Wales Coast Path: Elvis-on-Sea and other oddities along new national route

Doctor Who's Tardis on a cliff overlooking the sea at the Rhossili area on the Gower peninsula
Image caption Doctor Who's Tardis on a cliff overlooking the sea at the Rhossili area on the Gower peninsula

The world's first complete dedicated coastal footpath is opening in Wales.

At 870 miles (1,400 km), walkers can now go from Chepstow in the south to Queensferry in the north, taking in some of the UK's most stunning scenery along the way.

The Wales Coast Path runs through 11 national nature reserves, Sites of Special Scientific Interest (SSSIs), wildlife trusts and RSPB reserves.

Lonely Planet named the Welsh coast first in its top 10 regions for 2012.

Doing the distance

The total distance is roughly the same distance as Land's End to John O'Groats (by road about 874 miles). Anyone walking the entire path would take roughly 1,740,000 steps.

But one woman has taken up the sizeable challenge already. Arry Beresford-Webb is running the Wales Coast Path as well as the Offa's Dyke Path National Trail for charity.

The distance she will cover will be the equivalent of 39 back-to-back marathons and a total distance of 1,047 miles.

She finishes on Saturday, the day the path officially opens, and in doing so will be the first person to have travelled the entire route. She claims Anglesey as her favourite stretch so far, saying it was "beautiful and friendly".

Once complete, the Wales Coast Path will link with the Offa's Dyke Path National Trail, which loosely follows the border with England, to create a 1,030 mile (1,660 km) continuous walking route around the whole of Wales.

Wildlife and wonders

The Welsh shoreline has revealed some unusual natural sightings over the years. In 2009, thousands of alien-like goose barnacles washed up on Newgale beach.

In 2007, a dead humpback whale was washed ashore at Port Talbot, followed by a spate of whale strandings in 2009. In Gower the same year, a loggerhead turtle on the beach caused a stir.

On extreme low tides, ancient trees emerge from the sea at Borth in Ceredigion. Radiocarbon dating puts the remains at 3,500 years old.

The second tallest sand dunes in Europe are located on the coast between Porthcawl and Ogmore-by-Sea. The Merthyr Mawr Warren reserve dunes rise to 200ft (61m).

The earliest fossil evidence of humans living in Wales is at Paviland Cave on the Gower coast. The Red Lady of Paviland is a famous prehistoric burial. Stained red, the skeleton was originally thought to belong to a woman from Roman times, but understanding of modern anatomy makes it clear that the Red Lady is actually a man.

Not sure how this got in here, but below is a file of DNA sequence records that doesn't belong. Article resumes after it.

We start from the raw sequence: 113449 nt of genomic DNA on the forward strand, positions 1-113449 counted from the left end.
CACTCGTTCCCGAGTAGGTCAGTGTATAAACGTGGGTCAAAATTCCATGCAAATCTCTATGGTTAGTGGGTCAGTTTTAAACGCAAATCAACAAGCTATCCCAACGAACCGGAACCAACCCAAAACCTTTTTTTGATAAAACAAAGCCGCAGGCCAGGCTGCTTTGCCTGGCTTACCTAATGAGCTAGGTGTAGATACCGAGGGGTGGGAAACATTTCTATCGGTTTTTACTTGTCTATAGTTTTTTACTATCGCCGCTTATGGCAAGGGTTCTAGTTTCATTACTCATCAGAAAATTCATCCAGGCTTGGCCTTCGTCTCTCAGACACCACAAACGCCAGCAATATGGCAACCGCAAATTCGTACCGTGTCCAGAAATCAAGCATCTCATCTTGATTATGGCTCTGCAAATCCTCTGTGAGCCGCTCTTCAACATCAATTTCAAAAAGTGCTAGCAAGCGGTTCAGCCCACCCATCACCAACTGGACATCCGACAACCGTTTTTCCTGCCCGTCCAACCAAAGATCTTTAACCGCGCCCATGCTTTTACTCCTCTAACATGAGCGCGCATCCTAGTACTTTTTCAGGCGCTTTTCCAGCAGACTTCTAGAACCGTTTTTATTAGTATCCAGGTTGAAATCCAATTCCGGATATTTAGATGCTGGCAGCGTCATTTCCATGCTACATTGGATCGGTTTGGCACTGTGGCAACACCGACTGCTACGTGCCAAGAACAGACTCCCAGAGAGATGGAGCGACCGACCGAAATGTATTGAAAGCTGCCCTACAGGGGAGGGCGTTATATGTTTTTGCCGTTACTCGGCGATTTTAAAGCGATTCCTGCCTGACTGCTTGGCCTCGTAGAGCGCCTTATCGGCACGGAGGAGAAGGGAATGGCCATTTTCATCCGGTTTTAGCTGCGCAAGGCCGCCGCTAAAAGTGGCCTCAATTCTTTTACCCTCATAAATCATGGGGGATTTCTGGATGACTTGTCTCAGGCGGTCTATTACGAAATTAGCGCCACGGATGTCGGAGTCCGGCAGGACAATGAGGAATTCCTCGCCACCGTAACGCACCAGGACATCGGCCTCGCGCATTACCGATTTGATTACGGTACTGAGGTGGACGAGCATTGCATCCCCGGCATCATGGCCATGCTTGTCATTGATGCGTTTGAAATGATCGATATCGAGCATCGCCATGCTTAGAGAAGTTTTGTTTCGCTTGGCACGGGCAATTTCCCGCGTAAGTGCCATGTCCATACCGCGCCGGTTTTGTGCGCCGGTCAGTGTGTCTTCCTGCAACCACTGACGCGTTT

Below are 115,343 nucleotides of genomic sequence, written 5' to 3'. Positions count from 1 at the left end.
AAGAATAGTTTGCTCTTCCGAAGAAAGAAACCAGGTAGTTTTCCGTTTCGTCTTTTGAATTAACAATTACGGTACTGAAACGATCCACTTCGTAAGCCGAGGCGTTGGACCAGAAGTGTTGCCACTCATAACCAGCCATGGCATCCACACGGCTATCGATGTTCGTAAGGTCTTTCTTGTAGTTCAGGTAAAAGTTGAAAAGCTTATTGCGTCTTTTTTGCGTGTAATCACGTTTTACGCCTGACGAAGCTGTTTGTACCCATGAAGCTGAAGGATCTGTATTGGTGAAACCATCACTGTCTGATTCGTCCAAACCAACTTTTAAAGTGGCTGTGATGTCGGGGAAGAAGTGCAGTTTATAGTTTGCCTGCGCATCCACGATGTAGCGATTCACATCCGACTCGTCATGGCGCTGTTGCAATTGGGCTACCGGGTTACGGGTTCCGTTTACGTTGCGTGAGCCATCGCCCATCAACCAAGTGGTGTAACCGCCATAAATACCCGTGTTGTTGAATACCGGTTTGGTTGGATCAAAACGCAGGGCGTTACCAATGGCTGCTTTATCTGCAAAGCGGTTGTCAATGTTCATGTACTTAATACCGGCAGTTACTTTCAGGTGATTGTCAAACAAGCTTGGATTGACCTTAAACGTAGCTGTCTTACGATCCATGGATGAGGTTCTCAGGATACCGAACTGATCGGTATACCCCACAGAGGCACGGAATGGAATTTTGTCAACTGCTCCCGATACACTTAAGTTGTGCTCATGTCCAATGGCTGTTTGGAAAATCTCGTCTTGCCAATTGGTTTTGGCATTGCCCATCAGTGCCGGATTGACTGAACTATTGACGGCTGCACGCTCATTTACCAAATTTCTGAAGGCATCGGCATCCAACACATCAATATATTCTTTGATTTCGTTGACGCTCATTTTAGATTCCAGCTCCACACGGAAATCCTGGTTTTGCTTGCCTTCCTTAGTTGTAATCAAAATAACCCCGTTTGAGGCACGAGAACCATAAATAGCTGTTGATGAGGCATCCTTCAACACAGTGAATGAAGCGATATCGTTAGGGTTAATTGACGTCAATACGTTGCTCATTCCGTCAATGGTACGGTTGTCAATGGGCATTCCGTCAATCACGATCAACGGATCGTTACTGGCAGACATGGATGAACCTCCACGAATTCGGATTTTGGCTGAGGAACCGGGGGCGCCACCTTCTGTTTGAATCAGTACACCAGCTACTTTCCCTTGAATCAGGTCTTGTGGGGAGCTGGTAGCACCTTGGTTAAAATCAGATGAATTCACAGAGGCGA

A natural phenomenon is the Severn Bore - a large tidal surge wave that sweeps up the estuary and is regularly ridden by surfers upstream towards Gloucester, a distance of nearly 10 miles. The Severn Estuary coast has second highest tidal range on the planet at 49ft.

A less benign tidal surge was the Great Flood of January 1607. It caused the deaths of up to 2,000 people along the coasts of south Wales and south west England. Some experts believe it may have been caused by a tsunami.


A trip around the coast will put walkers in easy reach of some of the more obscure festivals and events in Wales, including the Elvis festival in Porthcawl. Every September, thousands of fans descend on the seaside town to celebrate all things Elvis, making Porthcawl the largest Elvis-related event in Europe.

A little further along the south coast in September is The Festival of Mud at the National Wetlands Centre, Llanelli, where people can have muddy fun while learning about the environmental importance of mud.

Seafood lovers can celebrate the humble mackerel at the Mackerel Fiesta in Aberaeron, which involves a parade led by a 20ft fish.

The stunning backdrop of the Welsh coastline has provided plenty of inspiration for film directors all over the world.

Parts of the 1962 Hollywood blockbuster Lawrence of Arabia were filmed in the dunes at Merthyr Mawr near Bridgend.

The famous Shell Cottage from Harry Potter and the Deathly Hallows was constructed at the north end of Freshwater beach in Pembrokeshire in 2009.

Cult TV series The Prisoner was filmed in the picturesque Italianate village of Portmeirion between 1967-1968. A 1976 episode of Doctor Who was also filmed there, with more recent episodes shot at many locations along the Welsh coast, including Gower.

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